• Try to make sure that you are getting good information about the situation. Now is not the time to get all your information from social media. Read the updates on The Insider here for reliable local information and data, and try to listen to professional news organizations, local and national. Obviously, follow all infection control protocols, and help each other understand these requirements as they will inevitably change over time.
  • Take action and practice social distancing so that you remain as much in control as you can. Do little things regularly. This will make you feel psychologically better and safer, as well as reduce the risk of transmission. Take the essential precautionary measures we are all being asked to take. Wash your hands. Do not shake hands. Clean shared items. Do not go to large public gatherings. Minimize large group travel as much as you can. Use video to see your patients or your own doctor. Make your individual actions count, and contribute through them to making us all safer.
  • Connect and reconnect with people you trust and love. See your family, your partner, your children, your friends. Speak to them on the phone and nourish those relationships. See how they feel and care for each other. They will be worried about you. Reassure them. Be in the moment with them and use the importance of these relationships to give yourself a chance not to overthink any fears you might have.
  • Look after yourself physically. Physical fitness is good for your mental health. Go to the gym (with some wipes!), enjoy long walks, do some active group outdoor activities, take the weekend off and don’t work excessively. Sleep well — at least seven to eight hours. Try to get away from work. Yoga or tai chi are great for relaxation, as are some apps. One that I use personally is CBT-I Coach — a free app made by the VA for veterans, which has a series of really excellent meditation and relaxation tools.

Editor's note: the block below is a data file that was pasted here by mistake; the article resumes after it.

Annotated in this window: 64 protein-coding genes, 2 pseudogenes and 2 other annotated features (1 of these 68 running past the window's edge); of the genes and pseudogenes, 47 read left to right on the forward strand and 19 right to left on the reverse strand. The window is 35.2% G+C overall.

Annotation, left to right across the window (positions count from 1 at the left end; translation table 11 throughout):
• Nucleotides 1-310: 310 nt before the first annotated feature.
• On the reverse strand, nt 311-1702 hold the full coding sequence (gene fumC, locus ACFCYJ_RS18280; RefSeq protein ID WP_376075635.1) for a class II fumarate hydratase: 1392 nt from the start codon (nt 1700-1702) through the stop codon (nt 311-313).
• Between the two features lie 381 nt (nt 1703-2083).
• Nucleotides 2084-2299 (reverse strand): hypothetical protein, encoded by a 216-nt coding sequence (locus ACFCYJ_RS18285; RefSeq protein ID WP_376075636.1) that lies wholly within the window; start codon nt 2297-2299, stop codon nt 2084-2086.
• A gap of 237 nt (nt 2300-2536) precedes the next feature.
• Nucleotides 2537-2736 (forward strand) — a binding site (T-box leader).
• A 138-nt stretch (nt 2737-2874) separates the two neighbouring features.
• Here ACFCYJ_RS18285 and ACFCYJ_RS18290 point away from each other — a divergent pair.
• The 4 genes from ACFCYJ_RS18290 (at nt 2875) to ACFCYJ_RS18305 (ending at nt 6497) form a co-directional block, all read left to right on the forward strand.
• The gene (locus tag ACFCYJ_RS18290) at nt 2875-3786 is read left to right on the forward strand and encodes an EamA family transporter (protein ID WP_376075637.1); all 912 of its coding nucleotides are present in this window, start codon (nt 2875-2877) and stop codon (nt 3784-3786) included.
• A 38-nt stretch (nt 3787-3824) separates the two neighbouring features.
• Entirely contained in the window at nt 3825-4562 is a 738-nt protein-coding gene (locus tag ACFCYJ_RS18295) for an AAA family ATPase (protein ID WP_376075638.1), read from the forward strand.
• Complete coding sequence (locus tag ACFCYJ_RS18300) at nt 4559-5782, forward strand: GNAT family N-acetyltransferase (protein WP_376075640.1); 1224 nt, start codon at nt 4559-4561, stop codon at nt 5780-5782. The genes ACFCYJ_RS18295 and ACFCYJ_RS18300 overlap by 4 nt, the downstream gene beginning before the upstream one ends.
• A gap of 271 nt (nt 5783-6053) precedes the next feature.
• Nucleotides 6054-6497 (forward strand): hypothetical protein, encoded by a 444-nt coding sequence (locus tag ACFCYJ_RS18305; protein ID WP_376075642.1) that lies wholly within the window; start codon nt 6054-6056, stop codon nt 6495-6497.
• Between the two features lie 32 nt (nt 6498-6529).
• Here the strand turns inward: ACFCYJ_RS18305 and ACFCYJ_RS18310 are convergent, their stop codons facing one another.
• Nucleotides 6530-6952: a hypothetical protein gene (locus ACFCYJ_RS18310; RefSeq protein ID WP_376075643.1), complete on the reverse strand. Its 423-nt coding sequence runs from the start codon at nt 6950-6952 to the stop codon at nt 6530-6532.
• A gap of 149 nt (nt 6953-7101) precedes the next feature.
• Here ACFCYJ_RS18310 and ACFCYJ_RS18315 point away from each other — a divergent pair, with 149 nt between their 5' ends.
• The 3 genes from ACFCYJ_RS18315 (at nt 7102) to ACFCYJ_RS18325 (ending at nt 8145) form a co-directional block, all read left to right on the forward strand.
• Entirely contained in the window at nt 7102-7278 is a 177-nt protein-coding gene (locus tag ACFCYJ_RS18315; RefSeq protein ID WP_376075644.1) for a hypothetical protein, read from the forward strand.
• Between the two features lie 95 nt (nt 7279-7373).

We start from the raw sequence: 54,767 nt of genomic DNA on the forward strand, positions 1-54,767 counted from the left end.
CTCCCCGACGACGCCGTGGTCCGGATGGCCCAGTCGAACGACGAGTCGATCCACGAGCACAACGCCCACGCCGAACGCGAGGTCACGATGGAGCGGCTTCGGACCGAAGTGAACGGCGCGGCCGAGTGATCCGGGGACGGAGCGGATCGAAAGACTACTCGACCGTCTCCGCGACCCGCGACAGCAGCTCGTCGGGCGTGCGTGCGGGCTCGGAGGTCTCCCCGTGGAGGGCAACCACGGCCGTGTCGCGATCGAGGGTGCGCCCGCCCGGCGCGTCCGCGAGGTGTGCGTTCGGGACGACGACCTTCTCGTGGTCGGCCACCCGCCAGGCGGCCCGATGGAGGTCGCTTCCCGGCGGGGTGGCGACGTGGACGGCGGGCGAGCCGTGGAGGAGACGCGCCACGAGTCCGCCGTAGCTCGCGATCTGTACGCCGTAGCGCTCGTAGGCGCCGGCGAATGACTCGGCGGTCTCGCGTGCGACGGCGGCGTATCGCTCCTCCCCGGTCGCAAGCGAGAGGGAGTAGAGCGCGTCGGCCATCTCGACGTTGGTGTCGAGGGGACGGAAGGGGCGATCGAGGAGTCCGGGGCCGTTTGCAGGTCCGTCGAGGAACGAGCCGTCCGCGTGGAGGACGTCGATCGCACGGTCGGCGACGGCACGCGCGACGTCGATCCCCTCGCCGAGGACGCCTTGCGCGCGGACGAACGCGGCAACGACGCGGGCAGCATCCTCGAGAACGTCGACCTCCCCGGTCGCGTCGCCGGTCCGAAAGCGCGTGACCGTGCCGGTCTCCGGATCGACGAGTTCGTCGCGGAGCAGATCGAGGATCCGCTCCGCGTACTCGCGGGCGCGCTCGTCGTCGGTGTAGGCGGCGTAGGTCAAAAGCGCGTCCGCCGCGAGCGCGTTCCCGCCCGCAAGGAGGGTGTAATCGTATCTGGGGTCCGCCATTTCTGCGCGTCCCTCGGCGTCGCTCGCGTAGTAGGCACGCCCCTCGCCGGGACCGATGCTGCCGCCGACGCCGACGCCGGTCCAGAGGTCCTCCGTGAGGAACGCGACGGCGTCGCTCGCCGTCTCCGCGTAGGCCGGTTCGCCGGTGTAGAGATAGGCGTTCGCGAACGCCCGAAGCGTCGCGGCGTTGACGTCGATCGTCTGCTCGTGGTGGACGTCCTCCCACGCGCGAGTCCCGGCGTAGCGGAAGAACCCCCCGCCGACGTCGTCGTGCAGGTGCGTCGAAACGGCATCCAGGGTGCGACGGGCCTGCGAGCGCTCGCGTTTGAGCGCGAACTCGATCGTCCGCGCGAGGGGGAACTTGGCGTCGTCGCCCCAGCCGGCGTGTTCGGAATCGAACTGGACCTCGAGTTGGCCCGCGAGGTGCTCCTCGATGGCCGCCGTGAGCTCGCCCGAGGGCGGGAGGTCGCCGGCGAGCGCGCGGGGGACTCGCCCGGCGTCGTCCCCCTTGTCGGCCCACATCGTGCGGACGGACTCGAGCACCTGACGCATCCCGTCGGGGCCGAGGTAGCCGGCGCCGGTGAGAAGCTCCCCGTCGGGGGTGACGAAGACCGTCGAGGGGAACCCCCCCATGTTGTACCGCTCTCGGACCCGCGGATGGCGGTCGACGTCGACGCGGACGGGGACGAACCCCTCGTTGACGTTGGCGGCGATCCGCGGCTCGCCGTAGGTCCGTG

• Be careful with any large decisions you are making that may affect the lives of yourself and your loved ones. Don’t panic or let panic excessively influence or take over any decision-making that you have. Think about your decisions and try to take the long view. Check out any big decisions with your spouse, partner or a close friend. This is not a time to be making sudden big decisions that may be being driven unconsciously, in part at least, by your fear and anxiety.
  • Realize that all of these “societal disruptions” are actually good for us in health care — and help your family and friends to understand the importance of slowing the disease’s spread. That’s good for health care, and good for everyone.

And, finally, if you are really getting distressed, remember that there are many resources available for you here, and helpful supports available through the university system regarding your finances, legal issues or almost any other concerns you have.

Remember, to quote Dr. Kirk: “This is what we do.” We should all be proud of our work and our caring. And we all need to look after ourselves and each other. So, if there is anyone that you are worried about, please pass this message on.

My best wishes to everyone, and thank you for all that you do.

Peter Yellowlees
Chief Wellness Officer, UC Davis Health